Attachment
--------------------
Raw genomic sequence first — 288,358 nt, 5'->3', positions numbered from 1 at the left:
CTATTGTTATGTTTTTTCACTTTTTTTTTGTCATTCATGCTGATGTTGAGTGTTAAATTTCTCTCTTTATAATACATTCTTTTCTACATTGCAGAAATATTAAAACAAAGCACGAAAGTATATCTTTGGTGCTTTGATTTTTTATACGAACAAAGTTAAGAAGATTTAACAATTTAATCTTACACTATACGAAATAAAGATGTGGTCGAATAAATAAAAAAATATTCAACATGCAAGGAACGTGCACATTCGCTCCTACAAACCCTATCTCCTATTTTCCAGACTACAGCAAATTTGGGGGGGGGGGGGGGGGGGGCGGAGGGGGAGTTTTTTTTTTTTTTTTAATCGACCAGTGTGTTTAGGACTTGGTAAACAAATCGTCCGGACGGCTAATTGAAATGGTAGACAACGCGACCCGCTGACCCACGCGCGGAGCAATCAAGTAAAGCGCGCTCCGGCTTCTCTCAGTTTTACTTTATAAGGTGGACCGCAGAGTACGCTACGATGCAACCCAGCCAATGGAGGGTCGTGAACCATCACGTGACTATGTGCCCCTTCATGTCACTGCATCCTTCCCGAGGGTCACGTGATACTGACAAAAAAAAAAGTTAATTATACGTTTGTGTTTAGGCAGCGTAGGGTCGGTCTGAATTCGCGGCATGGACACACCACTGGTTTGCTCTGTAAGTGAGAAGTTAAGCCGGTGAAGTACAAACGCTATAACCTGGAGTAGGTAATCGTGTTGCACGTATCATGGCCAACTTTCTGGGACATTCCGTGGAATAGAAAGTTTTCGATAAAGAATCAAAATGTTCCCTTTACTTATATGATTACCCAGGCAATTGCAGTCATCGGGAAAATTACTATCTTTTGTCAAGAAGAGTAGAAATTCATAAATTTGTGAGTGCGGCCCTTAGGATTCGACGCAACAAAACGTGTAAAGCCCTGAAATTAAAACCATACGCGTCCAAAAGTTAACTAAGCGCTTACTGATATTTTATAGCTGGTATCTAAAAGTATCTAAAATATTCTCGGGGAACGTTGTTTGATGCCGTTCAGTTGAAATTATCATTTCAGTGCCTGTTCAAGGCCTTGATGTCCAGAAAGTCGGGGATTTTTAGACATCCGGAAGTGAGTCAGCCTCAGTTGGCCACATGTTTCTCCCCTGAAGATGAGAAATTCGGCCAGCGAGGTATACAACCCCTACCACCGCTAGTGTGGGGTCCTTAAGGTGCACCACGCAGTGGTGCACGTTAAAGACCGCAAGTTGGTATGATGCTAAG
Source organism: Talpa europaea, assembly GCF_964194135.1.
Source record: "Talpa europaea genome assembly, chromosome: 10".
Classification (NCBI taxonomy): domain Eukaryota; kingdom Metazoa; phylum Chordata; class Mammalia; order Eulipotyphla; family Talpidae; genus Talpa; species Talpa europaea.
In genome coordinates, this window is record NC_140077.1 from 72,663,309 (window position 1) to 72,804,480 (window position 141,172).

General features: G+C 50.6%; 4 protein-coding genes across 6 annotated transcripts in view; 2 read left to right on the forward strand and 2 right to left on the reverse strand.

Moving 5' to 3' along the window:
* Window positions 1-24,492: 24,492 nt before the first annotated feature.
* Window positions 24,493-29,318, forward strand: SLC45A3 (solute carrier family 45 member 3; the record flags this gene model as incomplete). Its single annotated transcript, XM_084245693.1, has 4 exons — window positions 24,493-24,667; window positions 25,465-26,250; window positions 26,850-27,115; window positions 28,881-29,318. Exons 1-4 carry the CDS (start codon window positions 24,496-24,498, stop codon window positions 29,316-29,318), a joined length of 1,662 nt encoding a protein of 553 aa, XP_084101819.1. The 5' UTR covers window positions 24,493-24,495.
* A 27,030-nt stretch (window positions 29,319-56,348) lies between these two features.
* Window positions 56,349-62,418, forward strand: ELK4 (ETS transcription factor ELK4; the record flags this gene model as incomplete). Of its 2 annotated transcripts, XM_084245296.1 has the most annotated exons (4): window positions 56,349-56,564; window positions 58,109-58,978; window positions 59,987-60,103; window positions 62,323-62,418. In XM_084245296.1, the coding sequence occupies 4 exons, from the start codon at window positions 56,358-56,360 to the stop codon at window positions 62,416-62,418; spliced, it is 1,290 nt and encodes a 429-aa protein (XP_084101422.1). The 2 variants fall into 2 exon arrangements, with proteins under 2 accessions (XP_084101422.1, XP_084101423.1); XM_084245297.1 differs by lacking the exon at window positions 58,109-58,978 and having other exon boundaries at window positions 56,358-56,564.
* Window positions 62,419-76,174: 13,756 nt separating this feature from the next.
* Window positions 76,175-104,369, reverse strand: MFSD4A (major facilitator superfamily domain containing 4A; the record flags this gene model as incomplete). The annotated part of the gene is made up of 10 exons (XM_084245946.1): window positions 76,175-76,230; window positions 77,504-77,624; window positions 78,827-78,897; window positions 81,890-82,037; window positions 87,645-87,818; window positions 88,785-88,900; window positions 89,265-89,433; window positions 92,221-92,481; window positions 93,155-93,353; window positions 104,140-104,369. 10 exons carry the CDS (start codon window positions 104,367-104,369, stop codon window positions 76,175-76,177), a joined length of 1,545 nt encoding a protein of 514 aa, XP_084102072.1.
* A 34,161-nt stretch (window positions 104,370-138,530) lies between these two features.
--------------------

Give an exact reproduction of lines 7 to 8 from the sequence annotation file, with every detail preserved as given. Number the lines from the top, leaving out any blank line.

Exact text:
General features: G+C 50.6%; 4 protein-coding genes across 6 annotated transcripts in view; 2 read left to right on the forward strand and 2 right to left on the reverse strand.

Moving 5' to 3' along the window: